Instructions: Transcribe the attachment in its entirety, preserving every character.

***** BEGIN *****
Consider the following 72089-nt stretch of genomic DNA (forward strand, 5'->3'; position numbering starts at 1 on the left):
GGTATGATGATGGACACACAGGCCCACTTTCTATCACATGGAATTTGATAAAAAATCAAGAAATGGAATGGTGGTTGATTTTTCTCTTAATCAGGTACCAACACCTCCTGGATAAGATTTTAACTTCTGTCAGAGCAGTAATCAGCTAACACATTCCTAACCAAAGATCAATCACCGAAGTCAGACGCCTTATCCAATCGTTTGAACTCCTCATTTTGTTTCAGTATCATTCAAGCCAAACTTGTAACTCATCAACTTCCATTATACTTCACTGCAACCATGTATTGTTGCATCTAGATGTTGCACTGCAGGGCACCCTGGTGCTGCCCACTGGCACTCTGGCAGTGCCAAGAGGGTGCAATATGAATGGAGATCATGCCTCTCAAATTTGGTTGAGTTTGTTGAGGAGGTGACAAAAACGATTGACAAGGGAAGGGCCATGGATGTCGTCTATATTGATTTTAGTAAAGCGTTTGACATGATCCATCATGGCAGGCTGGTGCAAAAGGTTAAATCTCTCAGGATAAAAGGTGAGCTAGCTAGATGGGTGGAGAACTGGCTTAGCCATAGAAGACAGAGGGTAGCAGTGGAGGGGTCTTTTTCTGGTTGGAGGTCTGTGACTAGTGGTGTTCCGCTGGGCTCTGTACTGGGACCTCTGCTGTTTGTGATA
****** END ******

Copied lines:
Consider the following 72089-nt stretch of genomic DNA (forward strand, 5'->3'; position numbering starts at 1 on the left):
GGTATGATGATGGACACACAGGCCCACTTTCTATCACATGGAATTTGATAAAAAATCAAGAAATGGAATGGTGGTTGATTTTTCTCTTAATCAGGTACCAACACCTCCTGGATAAGATTTTAACTTCTGTCAGAGCAGTAATCAGCTAACACATTCCTAACCAAAGATCAATCACCGAAGTCAGACGCCTTATCCAATCGTTTGAACTCCTCATTTTGTTTCAGTATCATTCAAGCCAAACTTGTAACTCATCAACTTCCATTATACTTCACTGCAACCATGTATTGTTGCATCTAGATGTTGCACTGCAGGGCACCCTGGTGCTGCCCACTGGCACTCTGGCAGTGCCAAGAGGGTGCAATATGAATGGAGATCATGCCTCTCAAATTTGGTTGAGTTTGTTGAGGAGGTGACAAAAACGATTGACAAGGGAAGGGCCATGGATGTCGTCTATATTGATTTTAGTAAAGCGTTTGACATGATCCATCATGGCAGGCTGGTGCAAAAGGTTAAATCTCTCAGGATAAAAGGTGAGCTAGCTAGATGGGTGGAGAACTGGCTTAGCCATAGAAGACAGAGGGTAGCAGTGGAGGGGTCTTTTTCTGGTTGGAGGTCTGTGACTAGTGGTGTTCCGCTGGGCTCTGTACTGGGACCTCTGCTGTTTGTGATA